Stop Software Patents European Petition

The Basics

Copyright protects authors but doesn't hurt any honest person. Patents, in contrast, are 20-year monopolies that the government grants on broad and general ideas. Patents are potential weapons against all of us.
Click here if you don't know what a patent is, or to refresh your memory.

Software developers are perfectly protected without patents. Everyone who writes a computer program automatically owns the copyright in it. It's copyright law that made Microsoft, Oracle, SAP and the entire software industry so very big. It's the same legal concept that also protects books, music, movies, paintings, even architecture.

Many of the world's richest people owe their wealth to copyright law. Some examples are: Bill Gates, Paul Allen and Steve Ballmer (Microsoft); Larry Ellison (Oracle); Hasso Plattner and the other founders of SAP; Paul McCartney (Beatles); JK Rowling (Harry Potter).

"The Company believes that existing copyright law and available trade secret protections, as opposed to patent law, are better suited to protecting computer software developments."
Oracle Corporation Patent Policy
If copyright is all that authors and publishers need, why do some additionally ask for patents? Because they have bad intentions that they try to conceal:

1. The patent professionals want more money and influence. Copyright is free, so you don't need patent offices and lawyers to obtain it. Those potentially make money on writing and processing patent applications, and on patent litigations. A fast-growing branch of the "patent mafia" specializes on squeezing money out of the innocent by alleging patent violations.

2. Some large corporations want a powerful weapon against small but innovative competitors, or against open-source software. What they dislike about copyright is that it only helps against criminals. They want a legal instrument with which they can harm honest people.

We still have the chance to prevent this! We must exercise our democratic rights. There are politicians that purposely support those bad intentions. There are others that haven't understood yet. On this website you'll find plenty of opportunities to influence political decisions and the public opinion.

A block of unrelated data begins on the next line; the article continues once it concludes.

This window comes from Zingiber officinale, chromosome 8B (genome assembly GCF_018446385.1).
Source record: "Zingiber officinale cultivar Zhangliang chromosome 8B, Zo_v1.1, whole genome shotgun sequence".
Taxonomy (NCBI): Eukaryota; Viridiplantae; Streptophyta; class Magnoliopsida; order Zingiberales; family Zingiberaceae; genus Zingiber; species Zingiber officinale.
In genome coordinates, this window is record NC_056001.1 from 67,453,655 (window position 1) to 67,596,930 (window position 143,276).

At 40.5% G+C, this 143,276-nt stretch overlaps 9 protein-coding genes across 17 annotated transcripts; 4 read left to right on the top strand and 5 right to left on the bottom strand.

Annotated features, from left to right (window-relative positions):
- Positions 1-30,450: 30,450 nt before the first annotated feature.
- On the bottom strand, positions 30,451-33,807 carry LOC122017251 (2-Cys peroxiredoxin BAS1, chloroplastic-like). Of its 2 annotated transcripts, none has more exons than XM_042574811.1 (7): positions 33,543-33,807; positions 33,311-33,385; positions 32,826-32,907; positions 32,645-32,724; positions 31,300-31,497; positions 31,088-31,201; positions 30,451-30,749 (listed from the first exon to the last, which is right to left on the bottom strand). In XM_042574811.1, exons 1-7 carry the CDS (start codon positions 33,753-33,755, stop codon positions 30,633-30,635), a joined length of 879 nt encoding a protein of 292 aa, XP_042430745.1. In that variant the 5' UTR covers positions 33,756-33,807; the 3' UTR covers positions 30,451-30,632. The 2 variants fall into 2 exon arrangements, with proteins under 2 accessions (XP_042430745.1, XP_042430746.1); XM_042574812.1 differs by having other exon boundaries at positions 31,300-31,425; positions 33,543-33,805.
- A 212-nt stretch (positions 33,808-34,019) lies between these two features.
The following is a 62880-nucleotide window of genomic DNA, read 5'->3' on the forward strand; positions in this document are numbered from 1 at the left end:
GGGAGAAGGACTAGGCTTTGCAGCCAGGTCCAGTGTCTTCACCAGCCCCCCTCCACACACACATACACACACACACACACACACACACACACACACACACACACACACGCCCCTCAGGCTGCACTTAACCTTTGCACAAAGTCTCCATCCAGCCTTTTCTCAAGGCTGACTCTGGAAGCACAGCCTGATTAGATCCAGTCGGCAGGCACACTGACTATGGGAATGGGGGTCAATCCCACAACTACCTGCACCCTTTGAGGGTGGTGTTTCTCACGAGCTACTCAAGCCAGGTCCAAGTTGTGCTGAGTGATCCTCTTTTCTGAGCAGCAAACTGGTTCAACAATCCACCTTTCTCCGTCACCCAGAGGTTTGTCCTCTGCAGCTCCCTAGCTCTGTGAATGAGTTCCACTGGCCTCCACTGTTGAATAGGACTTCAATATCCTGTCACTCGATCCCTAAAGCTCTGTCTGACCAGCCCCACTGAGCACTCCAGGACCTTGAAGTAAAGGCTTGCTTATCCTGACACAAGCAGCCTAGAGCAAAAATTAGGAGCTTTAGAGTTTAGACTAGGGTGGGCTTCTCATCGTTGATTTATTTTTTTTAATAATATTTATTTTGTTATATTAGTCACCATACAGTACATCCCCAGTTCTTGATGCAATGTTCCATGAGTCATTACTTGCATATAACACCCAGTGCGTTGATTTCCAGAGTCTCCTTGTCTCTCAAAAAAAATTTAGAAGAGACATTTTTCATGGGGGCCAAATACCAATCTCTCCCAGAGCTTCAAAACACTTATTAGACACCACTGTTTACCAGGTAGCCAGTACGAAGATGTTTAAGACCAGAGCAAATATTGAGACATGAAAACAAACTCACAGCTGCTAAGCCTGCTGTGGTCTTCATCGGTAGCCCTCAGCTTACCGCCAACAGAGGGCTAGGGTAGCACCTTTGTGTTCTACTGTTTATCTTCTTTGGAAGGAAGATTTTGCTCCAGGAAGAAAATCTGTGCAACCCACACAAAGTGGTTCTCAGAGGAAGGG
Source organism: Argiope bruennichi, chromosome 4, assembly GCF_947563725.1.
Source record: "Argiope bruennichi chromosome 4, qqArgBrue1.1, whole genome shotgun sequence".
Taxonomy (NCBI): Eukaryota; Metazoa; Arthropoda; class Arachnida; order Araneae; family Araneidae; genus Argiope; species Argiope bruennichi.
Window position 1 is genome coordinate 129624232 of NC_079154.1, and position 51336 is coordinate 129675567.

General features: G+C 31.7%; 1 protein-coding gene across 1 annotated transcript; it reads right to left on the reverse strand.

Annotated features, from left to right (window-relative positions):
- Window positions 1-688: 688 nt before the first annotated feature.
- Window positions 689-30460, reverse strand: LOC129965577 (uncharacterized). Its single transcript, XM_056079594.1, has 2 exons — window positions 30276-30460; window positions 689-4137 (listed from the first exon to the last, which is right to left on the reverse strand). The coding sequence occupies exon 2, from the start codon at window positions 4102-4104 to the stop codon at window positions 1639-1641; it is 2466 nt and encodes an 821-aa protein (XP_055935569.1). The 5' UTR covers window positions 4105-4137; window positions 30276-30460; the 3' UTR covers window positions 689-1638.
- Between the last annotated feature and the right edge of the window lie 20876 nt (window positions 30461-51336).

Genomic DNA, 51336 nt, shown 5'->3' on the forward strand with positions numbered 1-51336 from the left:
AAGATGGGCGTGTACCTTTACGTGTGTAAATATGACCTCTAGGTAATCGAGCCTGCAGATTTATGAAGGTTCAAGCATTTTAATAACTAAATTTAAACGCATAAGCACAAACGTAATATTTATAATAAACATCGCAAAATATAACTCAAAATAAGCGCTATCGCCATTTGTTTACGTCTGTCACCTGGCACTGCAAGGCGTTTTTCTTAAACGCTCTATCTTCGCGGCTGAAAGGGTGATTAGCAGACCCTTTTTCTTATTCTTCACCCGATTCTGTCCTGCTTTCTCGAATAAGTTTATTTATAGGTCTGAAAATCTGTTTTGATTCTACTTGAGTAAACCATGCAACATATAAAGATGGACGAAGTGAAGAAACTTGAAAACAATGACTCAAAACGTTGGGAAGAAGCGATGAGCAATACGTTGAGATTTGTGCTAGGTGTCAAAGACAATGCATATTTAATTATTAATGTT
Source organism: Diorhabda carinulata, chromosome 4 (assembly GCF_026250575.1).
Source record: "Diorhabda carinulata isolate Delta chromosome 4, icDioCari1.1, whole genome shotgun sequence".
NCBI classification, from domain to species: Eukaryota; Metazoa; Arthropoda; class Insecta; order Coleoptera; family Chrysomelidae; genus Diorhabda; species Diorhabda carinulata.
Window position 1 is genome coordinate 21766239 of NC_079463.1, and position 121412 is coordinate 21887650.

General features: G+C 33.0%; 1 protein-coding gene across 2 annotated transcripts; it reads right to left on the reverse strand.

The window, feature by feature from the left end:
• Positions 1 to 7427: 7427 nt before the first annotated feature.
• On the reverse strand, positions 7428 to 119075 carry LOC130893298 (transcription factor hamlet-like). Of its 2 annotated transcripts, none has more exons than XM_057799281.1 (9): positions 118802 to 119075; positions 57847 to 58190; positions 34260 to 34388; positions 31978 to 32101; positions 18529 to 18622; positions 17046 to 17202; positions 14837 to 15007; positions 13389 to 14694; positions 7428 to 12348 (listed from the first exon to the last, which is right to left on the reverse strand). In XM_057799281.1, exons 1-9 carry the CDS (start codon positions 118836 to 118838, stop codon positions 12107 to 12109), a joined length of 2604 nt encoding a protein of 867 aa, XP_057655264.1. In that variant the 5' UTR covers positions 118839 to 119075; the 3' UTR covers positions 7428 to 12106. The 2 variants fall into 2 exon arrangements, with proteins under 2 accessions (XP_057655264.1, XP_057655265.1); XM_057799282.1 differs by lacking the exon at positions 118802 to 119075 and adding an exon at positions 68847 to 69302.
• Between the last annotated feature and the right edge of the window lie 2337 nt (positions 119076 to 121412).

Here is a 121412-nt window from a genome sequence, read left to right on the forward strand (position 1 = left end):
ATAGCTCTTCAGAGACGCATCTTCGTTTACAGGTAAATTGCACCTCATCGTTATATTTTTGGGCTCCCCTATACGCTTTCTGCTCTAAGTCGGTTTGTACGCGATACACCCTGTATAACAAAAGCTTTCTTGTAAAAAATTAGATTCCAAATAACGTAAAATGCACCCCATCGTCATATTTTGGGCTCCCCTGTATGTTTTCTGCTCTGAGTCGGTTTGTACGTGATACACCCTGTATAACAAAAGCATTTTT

Click here to see some broad and trivial ideas that have already been patented

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Apr. 2007: New Patent Proposals: Single EU patent law good for US giants, bad for small EU firms >>
Feb. 2007: EPLA contradicts EU law >>
Jan. 2007: EU Council Presidency - SME call for change in patent policy >>
Dec. 2006: - Forum available again >>
Dec. 2006: Commission's DG Internal Market achieves Worst Lobby Award >>
Dec. 2006: FFII President says current patent system not sustainable >>
Dec. 2006: McCreevy laments unpopular EPLA >>
Nov. 2006: Patent industry writes ICT task force report "on behalf of SMEs"
  >> FFII press release
  >> Techworld article
Nov. 2006: FFII announces the European Patent Conference (EUPACO): "Towards a New European Patent System" >>
Oct. 2006: European Parliament turns around EPLA resolution >>
Mar. 2006: Software patent critics respond to EU Commission's consultation paper on patent policy
  >> FFII press release
  >> Florian Mueller blog
Jan. 2006: EU software patents rear their ugly head again
  >> IDG article
  >> Euractiv article
  >> ZDNet article
Parliament says No to software patents >> becomes an FFII platform
  >> Press Release
  >> ZDNet article
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